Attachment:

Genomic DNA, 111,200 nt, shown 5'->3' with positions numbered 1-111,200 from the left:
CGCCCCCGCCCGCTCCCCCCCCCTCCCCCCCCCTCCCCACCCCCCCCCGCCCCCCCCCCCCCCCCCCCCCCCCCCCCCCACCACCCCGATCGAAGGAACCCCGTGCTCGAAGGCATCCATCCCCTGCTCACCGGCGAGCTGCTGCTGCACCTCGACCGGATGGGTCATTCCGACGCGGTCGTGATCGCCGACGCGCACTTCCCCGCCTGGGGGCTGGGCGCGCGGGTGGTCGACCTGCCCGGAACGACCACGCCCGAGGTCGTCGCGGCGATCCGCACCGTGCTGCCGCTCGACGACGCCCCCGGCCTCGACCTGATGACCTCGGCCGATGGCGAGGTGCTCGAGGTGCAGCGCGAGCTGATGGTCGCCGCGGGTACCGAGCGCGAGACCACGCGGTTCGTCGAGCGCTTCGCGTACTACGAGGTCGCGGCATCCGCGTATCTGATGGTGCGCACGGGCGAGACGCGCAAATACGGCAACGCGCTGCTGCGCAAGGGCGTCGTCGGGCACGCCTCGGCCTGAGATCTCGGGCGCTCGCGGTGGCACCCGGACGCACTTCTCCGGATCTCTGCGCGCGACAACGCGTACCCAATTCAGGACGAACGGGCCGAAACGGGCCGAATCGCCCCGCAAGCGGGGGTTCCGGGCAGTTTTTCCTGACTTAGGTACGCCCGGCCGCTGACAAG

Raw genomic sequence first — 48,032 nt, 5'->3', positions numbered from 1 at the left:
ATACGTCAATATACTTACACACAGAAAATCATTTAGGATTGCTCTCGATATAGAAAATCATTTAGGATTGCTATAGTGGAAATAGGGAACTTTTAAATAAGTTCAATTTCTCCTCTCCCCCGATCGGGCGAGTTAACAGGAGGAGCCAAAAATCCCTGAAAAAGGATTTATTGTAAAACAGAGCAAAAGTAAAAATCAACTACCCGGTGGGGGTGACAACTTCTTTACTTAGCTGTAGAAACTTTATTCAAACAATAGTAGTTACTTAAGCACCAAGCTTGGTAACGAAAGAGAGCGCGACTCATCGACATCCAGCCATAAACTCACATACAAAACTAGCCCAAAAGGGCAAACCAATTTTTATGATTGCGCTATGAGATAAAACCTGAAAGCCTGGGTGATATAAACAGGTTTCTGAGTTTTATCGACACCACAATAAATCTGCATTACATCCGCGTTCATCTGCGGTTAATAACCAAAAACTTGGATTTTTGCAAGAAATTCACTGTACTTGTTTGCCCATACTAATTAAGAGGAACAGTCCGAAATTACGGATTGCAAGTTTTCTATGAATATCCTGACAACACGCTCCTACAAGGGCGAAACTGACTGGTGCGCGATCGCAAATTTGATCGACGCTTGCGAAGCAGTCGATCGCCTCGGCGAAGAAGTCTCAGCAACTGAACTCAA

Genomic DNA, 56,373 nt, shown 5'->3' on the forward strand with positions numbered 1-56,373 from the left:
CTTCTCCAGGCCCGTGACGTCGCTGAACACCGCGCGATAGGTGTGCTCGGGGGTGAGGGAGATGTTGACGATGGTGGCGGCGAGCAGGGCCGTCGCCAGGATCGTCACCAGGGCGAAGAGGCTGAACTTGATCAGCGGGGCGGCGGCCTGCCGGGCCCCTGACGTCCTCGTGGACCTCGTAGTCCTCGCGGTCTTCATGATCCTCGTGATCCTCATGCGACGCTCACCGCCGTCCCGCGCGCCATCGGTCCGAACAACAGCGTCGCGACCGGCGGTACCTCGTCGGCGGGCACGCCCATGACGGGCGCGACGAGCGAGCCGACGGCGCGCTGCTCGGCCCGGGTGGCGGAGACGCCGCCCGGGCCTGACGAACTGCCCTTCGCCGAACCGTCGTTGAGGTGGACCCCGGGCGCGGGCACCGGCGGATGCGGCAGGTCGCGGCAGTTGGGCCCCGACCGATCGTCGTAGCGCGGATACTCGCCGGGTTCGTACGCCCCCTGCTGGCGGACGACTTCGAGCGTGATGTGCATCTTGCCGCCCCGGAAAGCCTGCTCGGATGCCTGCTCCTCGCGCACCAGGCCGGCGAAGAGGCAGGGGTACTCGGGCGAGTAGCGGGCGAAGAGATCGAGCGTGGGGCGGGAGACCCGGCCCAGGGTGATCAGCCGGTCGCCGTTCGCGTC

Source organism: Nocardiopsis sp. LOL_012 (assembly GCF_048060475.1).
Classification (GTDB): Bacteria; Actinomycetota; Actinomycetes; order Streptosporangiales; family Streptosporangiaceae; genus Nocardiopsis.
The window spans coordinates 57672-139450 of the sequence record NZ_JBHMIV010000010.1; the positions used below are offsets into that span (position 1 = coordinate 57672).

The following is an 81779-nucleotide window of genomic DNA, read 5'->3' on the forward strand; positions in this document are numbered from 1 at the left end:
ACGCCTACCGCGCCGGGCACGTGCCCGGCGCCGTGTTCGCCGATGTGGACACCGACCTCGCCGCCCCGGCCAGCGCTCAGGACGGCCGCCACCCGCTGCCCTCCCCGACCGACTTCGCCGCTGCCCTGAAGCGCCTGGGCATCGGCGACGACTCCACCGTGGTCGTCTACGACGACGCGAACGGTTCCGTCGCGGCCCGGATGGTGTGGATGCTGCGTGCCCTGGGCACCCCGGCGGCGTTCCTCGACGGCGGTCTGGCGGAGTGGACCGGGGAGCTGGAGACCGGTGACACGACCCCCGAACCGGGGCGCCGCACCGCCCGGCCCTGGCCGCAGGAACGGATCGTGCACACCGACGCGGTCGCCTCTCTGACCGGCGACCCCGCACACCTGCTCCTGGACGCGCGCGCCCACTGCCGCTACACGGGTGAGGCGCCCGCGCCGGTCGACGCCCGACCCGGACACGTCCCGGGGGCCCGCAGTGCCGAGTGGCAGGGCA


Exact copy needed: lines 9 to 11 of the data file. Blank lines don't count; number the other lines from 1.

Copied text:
The window spans coordinates 57672-139450 of the sequence record NZ_JBHMIV010000010.1; the positions used below are offsets into that span (position 1 = coordinate 57672).

The following is an 81779-nucleotide window of genomic DNA, read 5'->3' on the forward strand; positions in this document are numbered from 1 at the left end:
ACGCCTACCGCGCCGGGCACGTGCCCGGCGCCGTGTTCGCCGATGTGGACACCGACCTCGCCGCCCCGGCCAGCGCTCAGGACGGCCGCCACCCGCTGCCCTCCCCGACCGACTTCGCCGCTGCCCTGAAGCGCCTGGGCATCGGCGACGACTCCACCGTGGTCGTCTACGACGACGCGAACGGTTCCGTCGCGGCCCGGATGGTGTGGATGCTGCGTGCCCTGGGCACCCCGGCGGCGTTCCTCGACGGCGGTCTGGCGGAGTGGACCGGGGAGCTGGAGACCGGTGACACGACCCCCGAACCGGGGCGCCGCACCGCCCGGCCCTGGCCGCAGGAACGGATCGTGCACACCGACGCGGTCGCCTCTCTGACCGGCGACCCCGCACACCTGCTCCTGGACGCGCGCGCCCACTGCCGCTACACGGGTGAGGCGCCCGCGCCGGTCGACGCCCGACCCGGACACGTCCCGGGGGCCCGCAGTGCCGAGTGGCAGGGCA